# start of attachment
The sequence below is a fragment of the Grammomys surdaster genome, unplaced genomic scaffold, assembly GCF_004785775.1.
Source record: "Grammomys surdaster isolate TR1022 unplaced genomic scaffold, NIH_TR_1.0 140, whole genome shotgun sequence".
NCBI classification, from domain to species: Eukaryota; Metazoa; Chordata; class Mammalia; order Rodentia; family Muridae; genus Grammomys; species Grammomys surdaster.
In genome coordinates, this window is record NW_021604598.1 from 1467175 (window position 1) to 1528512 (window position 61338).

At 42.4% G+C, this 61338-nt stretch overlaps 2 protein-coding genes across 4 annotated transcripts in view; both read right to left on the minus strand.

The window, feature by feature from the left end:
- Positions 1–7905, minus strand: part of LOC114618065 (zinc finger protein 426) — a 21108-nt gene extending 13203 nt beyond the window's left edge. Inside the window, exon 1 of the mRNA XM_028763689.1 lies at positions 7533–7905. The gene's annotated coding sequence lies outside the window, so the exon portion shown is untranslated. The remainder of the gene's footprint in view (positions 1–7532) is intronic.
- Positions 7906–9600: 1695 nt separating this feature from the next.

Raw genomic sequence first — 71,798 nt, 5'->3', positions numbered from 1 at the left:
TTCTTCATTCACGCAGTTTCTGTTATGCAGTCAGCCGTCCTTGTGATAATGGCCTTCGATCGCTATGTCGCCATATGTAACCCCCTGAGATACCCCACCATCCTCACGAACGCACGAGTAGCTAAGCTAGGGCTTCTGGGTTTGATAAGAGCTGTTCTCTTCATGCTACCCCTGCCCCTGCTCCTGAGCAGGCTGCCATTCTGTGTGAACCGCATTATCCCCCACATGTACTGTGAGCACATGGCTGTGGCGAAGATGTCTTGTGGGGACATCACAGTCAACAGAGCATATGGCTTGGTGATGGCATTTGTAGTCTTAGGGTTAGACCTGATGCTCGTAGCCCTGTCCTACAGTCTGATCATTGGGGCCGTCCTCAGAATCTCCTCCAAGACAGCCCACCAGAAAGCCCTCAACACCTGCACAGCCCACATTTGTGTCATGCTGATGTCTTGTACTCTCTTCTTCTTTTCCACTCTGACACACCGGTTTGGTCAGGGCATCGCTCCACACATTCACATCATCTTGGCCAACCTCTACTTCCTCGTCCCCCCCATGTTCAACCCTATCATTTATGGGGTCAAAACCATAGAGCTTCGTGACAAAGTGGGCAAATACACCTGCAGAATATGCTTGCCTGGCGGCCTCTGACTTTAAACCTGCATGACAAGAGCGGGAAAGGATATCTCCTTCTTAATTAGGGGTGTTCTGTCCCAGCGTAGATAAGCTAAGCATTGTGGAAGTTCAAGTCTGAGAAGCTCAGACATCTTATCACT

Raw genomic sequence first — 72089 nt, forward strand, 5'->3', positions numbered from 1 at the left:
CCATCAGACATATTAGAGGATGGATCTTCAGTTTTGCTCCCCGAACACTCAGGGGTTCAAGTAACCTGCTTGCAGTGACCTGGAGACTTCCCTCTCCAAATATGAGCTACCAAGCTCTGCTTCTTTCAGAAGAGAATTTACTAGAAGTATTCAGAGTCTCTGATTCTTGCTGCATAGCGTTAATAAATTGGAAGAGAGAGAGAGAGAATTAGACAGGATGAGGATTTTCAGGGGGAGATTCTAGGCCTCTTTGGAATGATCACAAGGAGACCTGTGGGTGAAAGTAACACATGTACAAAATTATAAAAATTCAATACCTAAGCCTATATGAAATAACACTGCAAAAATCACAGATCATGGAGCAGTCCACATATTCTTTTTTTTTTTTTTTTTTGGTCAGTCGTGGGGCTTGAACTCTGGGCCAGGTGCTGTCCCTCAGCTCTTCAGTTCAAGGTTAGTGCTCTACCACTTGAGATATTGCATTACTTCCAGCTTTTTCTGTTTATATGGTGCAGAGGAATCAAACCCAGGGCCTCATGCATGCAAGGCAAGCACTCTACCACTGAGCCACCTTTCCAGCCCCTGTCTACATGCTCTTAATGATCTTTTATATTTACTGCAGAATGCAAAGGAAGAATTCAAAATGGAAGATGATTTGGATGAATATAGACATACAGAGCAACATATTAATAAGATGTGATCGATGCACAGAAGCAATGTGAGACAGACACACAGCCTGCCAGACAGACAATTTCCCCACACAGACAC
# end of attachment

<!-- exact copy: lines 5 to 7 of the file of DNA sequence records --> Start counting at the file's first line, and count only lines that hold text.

At 42.4% G+C, this 61338-nt stretch overlaps 2 protein-coding genes across 4 annotated transcripts in view; both read right to left on the minus strand.

The window, feature by feature from the left end:
- Positions 1–7905, minus strand: part of LOC114618065 (zinc finger protein 426) — a 21108-nt gene extending 13203 nt beyond the window's left edge. Inside the window, exon 1 of the mRNA XM_028763689.1 lies at positions 7533–7905. The gene's annotated coding sequence lies outside the window, so the exon portion shown is untranslated. The remainder of the gene's footprint in view (positions 1–7532) is intronic.